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The San Francisco call. (San Francisco [Calif.]) 1895-1913, January 19, 1903, Image 1

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MARACAIBO. Jan. IS.— The following
report has been received from ¦ General
Bello, the comander of Fort San Carlos:
"Yesterday afternoon at 12:30 o'clock
Fort San Carlos was attacked and shelle'l
¦without any provocation on our part,
without previous notification or the deliv
ering of an ultimatum., by the German
cruiser Panther, which tried to force thj
entrance. After a fight lasting an hou..
during which the fort used onlv four
guns, the Panther was obliged to abandon
the light and retreated in the direction of
Curacoa. The fort suffered no damage
and only three men were wnundeil."
There have been popular demonjtrattorH
on the streets here as a result of thj
shelllAS of the fort,
NI?W YORK, Jan. 18.-A chess match
by wireless telegraph served to enliven
the voyage of the American liner Phila
delphia and the Cunarder Lucanla, which
arrived here to-day. The two vessels got
into wireless communication on Friday,
when a suggestion for a chess match was
flashed from the Lucanla and eagerly ac
cepted by the Philadelphia. On the lat
ter vessel a team was selected consisting
of,.W. B. "Wheelen of Philadelphia, Frank
Cauldwell of Chicago and Waldemer
Weiss of New York. The Lucanla cham
pions were E. Marshall Fox* and E. Hor
ace Mundy of London, R. W. Milbank of
Liverpool and Captain H. R. Campbell
and .William Evans. The Philadelphia
team was victorious, their opponents re
signing after twelve moves.
But General George Bello. in command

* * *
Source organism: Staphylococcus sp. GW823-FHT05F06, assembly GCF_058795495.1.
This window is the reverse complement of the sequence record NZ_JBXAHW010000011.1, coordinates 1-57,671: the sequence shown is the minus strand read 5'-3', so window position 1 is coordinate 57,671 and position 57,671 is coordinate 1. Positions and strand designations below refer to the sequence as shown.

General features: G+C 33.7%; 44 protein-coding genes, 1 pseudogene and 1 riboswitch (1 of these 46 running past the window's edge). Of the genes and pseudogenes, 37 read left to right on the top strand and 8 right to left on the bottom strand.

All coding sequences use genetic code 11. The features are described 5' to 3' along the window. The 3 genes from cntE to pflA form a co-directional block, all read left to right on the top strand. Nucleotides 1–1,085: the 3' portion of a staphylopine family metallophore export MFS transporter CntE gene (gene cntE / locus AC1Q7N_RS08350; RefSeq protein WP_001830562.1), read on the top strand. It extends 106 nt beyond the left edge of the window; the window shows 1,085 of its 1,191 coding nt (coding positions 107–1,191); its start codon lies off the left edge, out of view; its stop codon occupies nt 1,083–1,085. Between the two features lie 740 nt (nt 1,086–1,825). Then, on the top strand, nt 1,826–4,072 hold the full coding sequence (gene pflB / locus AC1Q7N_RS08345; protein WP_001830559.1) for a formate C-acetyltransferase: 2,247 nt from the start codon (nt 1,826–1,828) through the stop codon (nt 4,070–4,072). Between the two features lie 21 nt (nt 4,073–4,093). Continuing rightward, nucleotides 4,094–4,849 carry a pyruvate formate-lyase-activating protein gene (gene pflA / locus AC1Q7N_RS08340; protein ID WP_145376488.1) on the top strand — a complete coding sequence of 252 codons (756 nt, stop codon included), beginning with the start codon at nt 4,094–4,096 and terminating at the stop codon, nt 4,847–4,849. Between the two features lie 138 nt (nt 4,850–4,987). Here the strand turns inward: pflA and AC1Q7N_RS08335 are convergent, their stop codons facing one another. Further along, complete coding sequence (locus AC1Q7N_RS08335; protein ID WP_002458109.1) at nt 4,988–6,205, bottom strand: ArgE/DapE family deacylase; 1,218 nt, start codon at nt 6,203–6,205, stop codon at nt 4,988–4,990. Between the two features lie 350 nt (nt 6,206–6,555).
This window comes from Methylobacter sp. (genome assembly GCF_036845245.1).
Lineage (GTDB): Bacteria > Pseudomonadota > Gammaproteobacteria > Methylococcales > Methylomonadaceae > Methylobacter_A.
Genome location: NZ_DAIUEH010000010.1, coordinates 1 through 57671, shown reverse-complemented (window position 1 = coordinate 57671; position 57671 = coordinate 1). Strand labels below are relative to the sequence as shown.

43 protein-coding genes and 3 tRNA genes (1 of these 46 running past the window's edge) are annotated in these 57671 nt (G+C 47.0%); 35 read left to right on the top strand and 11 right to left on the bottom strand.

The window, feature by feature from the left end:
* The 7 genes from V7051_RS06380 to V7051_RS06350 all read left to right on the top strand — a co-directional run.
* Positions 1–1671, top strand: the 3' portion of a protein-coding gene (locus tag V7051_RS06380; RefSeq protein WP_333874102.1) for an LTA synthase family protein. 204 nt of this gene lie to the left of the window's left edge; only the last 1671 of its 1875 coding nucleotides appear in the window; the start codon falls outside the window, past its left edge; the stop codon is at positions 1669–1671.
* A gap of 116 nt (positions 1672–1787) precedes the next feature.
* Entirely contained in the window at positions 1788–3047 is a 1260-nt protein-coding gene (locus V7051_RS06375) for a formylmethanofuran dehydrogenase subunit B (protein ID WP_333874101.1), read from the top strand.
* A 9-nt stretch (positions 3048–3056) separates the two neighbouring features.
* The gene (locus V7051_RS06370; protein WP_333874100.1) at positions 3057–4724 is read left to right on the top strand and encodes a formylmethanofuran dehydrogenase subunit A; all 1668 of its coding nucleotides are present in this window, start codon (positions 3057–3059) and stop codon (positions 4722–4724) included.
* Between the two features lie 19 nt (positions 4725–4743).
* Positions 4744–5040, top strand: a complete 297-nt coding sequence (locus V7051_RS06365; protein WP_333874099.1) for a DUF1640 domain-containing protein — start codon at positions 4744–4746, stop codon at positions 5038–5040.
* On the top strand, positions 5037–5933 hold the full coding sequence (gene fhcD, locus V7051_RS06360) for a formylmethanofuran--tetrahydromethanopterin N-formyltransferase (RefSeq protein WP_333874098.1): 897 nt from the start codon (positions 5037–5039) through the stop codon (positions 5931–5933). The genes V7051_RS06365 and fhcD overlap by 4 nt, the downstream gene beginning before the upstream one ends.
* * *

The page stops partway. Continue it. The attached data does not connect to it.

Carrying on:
of the fort, was In readiness for the en
emy. He had at least two modern - and
two old-fashioned guns and . he at once
returned the fire. For Bome time the
guns of the Panther, did not respond and
it was noticed with Joyby those In the
fort that, j although she was doing her
best. to force an entrance to. the channel,
it was so narrow. and so shallow that she
News of the bombardment and the. first
battle in which the Venezuelans may, be
said to have been victorious was received
at ! noon . to-day from the Governor . of
From Fort San Carlos at noon on Sat
urday- a cruiser flying the German flag
was seen steaming: along the coast. It
turned into the chapnel which the fort
guards and then, without any signal of
warning, when within, range of the fort,
opened with all of her batteries.
11, informing him that about a week later
German vessels would open fire on'Tort
San Carlos. The orders to do this, the
letter .said, had been received from Ber
lin, with instructions to make the attack
before the arrival of United States Min
ister Bowen.
In proof of this a leading official of the
Government here showed to The Call cor
respondent a letter sent to President Cas
tro from Curacao * under date of January
That this action will have a disastrous
influence on the negotiations for peace is
admitted generally here, more so as it
is said that tho attack on the fort was
premeditated a week ago.
ARACAS, Jan. 18.— Once more
Chas the German navy begun
open hostilities against the
Venezuelans, and j this time to
its sorrow. Apparently with
out provocation, the German
cruiser Panther opened fire on Fort San
Carlos, which commands the entrance to
the Inner bay on which Maracaibo lies,
twenty-two miles away. This was on
Saturday. Much to the surprise of Cap
tain Eckermann and everybody aboard
the German warship, the fort replied vig
orously. Soon afterward two explosions
were heard ,on the Panther and these
seemed to disable her, for slowly and
seemingly with difficulty she withdrew.
It Is reported that two of the men on the
Panther were killed.
Special Cable to Tho Call and the New York Herald. Copyright, 1903,
by the Herald Publishing Company.
Two Germans Killed and Several Wounded,
While Venezuelan Loss Is Slight.
Alii of tho officials agree that this evi
dently premeditated -bombardment of the
fort, all without provocation or notifica
tion, will have an untoward effect on the
negotiations* for a peaceful ending of the
troubles. While no one can understand
why the Germans should adopt this
* When news "of the engagement with the
defeat of. the Germans was made known
here there was the wildest rejoicing and
the streets - were thronged all day by
crowds of cheering, singing Venezuelans.
All these official advices'were confirmed
by private dispatches which were re
ceived by merchants here and which said
that Fort San Carlos suffered little dam
age, while two men on the Panther were